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There are always more ups.

Corderllia Blanca & the Huayhuash Trail

It was during the Huayhuash trek that we coined the phrase - there are always more ups - as each corner we turned, each hill we got to the top of always had another up hill. It also appealed to us metaphorically - in terms of there is always a better time..... you become very D&M after walking for 12 days in the Andes!

Day 109 14 May, 2011

The weight loss programme starts today. (W - C’s does anyway…)

We were up early and for the bus by 8:00. It was the usual mini van/bus, but we chose very bad seats with no leg room at all. The journey stared off with the bus driver ducking in and out of traffic, no change from yesterday. It took an hour to actually get out of Lima and onto the highway.

The highway is an interesting setup. It is right beside the beach and the dunes border right up to edge, it is very disconcerting when the dunes are towering over you.

The bus travelled up the coast for about 200km and then you turn right. The road then cuts across the mountains, at one point up to 4100m above sea level. We passed a town that seemed to be celebrating something and sold a lot of ‘cueso’ (cheese).

After about 10hrs we arrived in Huarez (pronounced Warez) and our hotel is about 15km just outside the city. The hotel is better then we expected. It is an old house that has been converted. It is a nice mix of colonial and rustic.

Dinner took ages to come even though we had pre-booked, then we went off to bed.

Day 110 15 May, 2011

We were supposed to have a sleep in today. C managed to hold out till 7:30. I was up at 6:30. After breakfast we dusted off our trekking gear and headed off up the hill. Everyone soon learnt the effects of altitude - heaving for breath after only 30m. It was hard going up hill but we managed. There is a big mix of ages in the group – between 25-73. So far it seems like a good bunch with lots of different kinds of experiences.

We walked to the top of one hill then around two more, through fields and between mud brick buildings. There are cows, dogs and pigs everywhere which means there is lots of poop to avoid.

After about 3.5 hours we made it to the ruins which is where we were to have lunch. It was a nice spot under a few gum trees.

After lunch and going through the museum we met the bus and made our way back to the hotel. After a quick change we went up the street to the hot springs. They were a lot different to those in Colca Canyon – the water was muddy and even though we went in the ‘over 25’ pool there were lots of kids splashing around. Still, it is supposed to have cured our rumatisim, muscle pains and ‘gripe’ (interpret that as you will).

We headed into Huarez for last minute shopping and then had a group dinner. At our end of the table we entertained ourselves by working out a few different plots for one of the guys’(a filmmaker) movie that he was going to make during the hike.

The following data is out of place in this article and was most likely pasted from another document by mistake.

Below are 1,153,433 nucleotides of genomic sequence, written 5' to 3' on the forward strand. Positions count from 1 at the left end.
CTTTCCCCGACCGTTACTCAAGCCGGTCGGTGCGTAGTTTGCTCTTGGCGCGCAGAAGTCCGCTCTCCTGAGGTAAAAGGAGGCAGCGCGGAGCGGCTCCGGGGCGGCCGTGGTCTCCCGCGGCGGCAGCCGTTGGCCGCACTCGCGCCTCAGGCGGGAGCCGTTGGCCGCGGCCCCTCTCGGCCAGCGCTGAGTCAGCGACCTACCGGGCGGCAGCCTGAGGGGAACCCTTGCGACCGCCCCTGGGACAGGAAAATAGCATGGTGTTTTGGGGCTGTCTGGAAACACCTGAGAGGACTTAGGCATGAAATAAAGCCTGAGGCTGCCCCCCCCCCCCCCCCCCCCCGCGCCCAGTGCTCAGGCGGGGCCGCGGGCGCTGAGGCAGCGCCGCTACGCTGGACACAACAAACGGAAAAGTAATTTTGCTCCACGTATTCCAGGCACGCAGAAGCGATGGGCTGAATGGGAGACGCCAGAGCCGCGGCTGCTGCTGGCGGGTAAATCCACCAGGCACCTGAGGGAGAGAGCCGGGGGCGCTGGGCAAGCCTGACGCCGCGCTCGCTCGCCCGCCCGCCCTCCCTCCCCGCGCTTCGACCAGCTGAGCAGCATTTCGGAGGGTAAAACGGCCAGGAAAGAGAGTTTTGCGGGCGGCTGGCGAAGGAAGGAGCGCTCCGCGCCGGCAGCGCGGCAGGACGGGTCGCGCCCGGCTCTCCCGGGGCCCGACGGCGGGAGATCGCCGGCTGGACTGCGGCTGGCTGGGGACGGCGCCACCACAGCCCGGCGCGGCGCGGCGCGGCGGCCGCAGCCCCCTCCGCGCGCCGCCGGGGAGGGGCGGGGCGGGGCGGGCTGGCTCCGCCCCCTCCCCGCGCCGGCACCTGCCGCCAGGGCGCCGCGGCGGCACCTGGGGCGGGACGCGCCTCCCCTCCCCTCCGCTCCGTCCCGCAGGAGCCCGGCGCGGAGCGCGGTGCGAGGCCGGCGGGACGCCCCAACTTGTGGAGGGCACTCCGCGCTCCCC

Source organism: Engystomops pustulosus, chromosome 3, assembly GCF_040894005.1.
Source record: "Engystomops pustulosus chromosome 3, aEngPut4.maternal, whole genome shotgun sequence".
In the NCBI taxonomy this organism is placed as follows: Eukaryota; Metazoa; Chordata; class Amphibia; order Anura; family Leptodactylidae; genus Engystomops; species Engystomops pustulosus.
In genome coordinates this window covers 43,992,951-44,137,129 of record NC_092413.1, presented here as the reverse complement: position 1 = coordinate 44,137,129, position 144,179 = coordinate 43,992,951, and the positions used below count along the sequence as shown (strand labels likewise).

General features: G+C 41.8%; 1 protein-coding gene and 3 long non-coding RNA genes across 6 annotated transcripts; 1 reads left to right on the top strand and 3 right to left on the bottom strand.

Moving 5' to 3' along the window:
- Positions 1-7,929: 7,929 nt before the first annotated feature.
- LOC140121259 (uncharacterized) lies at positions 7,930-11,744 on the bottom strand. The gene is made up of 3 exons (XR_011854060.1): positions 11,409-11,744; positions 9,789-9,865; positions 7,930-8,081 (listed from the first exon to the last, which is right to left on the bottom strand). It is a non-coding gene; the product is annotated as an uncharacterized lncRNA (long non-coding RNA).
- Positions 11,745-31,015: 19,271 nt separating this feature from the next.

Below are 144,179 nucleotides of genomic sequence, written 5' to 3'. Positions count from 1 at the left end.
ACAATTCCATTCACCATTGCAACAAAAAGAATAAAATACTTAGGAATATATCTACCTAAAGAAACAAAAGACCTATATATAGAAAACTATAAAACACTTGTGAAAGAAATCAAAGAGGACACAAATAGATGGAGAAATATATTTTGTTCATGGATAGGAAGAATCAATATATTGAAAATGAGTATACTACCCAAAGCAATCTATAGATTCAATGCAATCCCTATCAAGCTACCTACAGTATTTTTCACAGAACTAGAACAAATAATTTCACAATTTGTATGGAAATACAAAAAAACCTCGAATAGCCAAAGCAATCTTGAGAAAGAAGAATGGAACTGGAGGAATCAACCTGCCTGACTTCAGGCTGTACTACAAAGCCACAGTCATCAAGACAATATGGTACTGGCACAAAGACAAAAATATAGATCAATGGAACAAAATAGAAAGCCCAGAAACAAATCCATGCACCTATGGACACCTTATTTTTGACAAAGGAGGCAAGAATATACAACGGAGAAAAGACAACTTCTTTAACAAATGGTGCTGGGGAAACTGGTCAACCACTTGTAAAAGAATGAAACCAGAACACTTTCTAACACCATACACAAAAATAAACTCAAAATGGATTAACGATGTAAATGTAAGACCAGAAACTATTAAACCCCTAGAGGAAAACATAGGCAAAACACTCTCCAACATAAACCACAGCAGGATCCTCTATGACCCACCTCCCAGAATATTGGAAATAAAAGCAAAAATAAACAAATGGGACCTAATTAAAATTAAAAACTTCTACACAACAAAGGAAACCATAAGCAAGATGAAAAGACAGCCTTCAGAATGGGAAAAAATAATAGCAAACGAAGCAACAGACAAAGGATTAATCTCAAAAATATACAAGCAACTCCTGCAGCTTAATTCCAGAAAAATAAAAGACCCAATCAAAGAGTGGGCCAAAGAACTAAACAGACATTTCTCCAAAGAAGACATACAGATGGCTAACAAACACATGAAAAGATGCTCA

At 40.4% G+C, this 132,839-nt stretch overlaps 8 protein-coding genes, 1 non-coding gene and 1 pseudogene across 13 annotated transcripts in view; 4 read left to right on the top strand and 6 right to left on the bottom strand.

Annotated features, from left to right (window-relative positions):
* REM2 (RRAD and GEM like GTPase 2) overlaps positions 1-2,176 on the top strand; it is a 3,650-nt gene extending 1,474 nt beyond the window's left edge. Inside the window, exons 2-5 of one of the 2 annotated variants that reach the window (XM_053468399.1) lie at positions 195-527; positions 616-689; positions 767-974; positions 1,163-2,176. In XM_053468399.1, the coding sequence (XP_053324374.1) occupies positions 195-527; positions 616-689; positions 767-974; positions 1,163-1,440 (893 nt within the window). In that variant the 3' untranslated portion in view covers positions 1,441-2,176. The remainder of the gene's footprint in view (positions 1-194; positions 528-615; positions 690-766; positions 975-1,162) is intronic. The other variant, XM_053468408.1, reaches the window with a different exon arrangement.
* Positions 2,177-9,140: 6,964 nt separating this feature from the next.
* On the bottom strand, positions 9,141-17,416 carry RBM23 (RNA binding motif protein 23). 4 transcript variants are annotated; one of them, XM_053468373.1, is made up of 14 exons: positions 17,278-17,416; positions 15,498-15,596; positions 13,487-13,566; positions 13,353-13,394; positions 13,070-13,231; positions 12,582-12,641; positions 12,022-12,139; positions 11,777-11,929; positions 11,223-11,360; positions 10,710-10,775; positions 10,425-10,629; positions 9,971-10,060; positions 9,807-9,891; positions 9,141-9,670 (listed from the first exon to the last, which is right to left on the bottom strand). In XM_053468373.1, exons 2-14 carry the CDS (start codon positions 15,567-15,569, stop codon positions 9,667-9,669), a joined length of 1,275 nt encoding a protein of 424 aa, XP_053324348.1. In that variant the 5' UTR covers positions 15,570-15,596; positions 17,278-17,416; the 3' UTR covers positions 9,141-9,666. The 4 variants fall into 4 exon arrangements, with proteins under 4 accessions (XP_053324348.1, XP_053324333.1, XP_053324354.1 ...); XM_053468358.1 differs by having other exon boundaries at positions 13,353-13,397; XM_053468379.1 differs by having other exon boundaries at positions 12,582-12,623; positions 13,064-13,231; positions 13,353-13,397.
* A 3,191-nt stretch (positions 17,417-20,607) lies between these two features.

Day 111 16 May, 2011

We were up early and after a long wait for the delivery of lunches we set off toward Cordillera Blanca. We drove past a town was completely wiped out in the 70s after an earthquake caused a lake to break its banks and flood the valley.

After about 3 hours we stopped at the national park gate, then bumped along a treacherous road for another 30 mins. Once off the bus we started walking through a field past a few cattle men setting up their camp. After a while we reached the bottom of the range and then the endless switchbacks started and didn’t stop till we reached lake 68.


We stopped for lunch and had some interesting looks from the cows. After lunch we set off up and up and up the side of the mountain which was really steep. Eventually we made it to lake 69 which was amazingly beautiful (another one of those ‘oh wow’ moments). There were quite a few other hikers there – some were getting their gear off so C called them the sirens of lake 69….



It took forever to get back to the bus then it was a long and uncomfortable ride home. Some really badly dubbed videos were shown on the bus.

Day 112 17 May, 2011

Today was taken up by a really long bus ride further into the mountains. We stopped in a small town for last minute provisions and after lunch we got some great views of the Huayhuash (pronounced whywash) range.
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We made it into camp at about 5pm and met the horsemen and the rest of the crew. Later that night we realised out how cold it was going to be!

Day 113 18 May, 2011

We survived the night (barely in the cold) only to wake up to a freezing morning. As we had breaky our camp was packed up and put onto the donkeys. We set off at about 8:45 and made it to Cacanampunta Pass (4,700) within about 3.5 hours.
We thought it was pretty hard going – until the donkeys and horsemen all caught up with us and were running along the track.

We descended into the valley and had lunch near a memorial for a polish explorer who died while trying to find the Amazon River headwaters.

After lunch we walked for another 2.5hours through lush green fields and got to the Janca camp at about 2pm. It was an amazing view of the mountains from the tents.